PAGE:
50 years ago, people thought MSG caused ‘Chinese restaurant syndrome’
Excerpt from the March 8, 1969 issue of Science News
Chinese Restaurant syndrome varies —
Twenty thousand tons of monosodium L-glutamate are manufactured annually in the United States…. But, according to researchers at the Albert Einstein College of Medicine in the Bronx, “MSG is not a wholly innocuous substance.” … In the Feb. 21 Science, [researchers] report “evidence that it (MSG) causes headache, as well as symptoms of acute Chinese Restaurant disease–burning sensations, facial pressure and chest pain.” — Science News, March 8, 1969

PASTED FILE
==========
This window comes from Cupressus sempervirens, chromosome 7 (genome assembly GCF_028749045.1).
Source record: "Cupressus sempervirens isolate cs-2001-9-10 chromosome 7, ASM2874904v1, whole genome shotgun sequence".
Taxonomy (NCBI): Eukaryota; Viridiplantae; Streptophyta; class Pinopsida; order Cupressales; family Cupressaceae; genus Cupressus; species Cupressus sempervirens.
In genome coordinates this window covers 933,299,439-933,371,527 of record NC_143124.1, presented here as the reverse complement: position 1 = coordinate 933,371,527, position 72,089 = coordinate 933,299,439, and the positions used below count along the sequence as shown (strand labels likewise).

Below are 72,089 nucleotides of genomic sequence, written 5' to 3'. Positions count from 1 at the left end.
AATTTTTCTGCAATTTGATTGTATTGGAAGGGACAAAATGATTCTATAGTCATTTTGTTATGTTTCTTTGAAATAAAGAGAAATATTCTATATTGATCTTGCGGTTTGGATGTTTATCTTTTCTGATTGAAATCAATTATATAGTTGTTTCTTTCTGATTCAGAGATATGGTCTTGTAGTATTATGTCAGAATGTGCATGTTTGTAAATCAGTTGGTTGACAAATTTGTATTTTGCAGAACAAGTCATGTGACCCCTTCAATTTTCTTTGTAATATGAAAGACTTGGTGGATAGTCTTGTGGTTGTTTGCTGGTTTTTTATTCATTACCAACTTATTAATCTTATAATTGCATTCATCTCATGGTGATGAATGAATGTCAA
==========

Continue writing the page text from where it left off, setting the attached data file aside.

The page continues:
Studies have consistently failed to validate claims that MSG causes illness. A 1995 report ordered by the U.S. Food and Drug Administration suggested that some people can get symptoms like headaches or drowsiness from eating three grams or more of MSG on an empty stomach. But since the average adult consumes only 0.55 grams of added MSG per day, the FDA deemed it safe. MSG remains popular in Chinese cuisine and in products like potato chips and salad dressing. MSG’s flavor, umami, is even a taste category with its own tongue receptors (SN: 4/6/02, p. 221).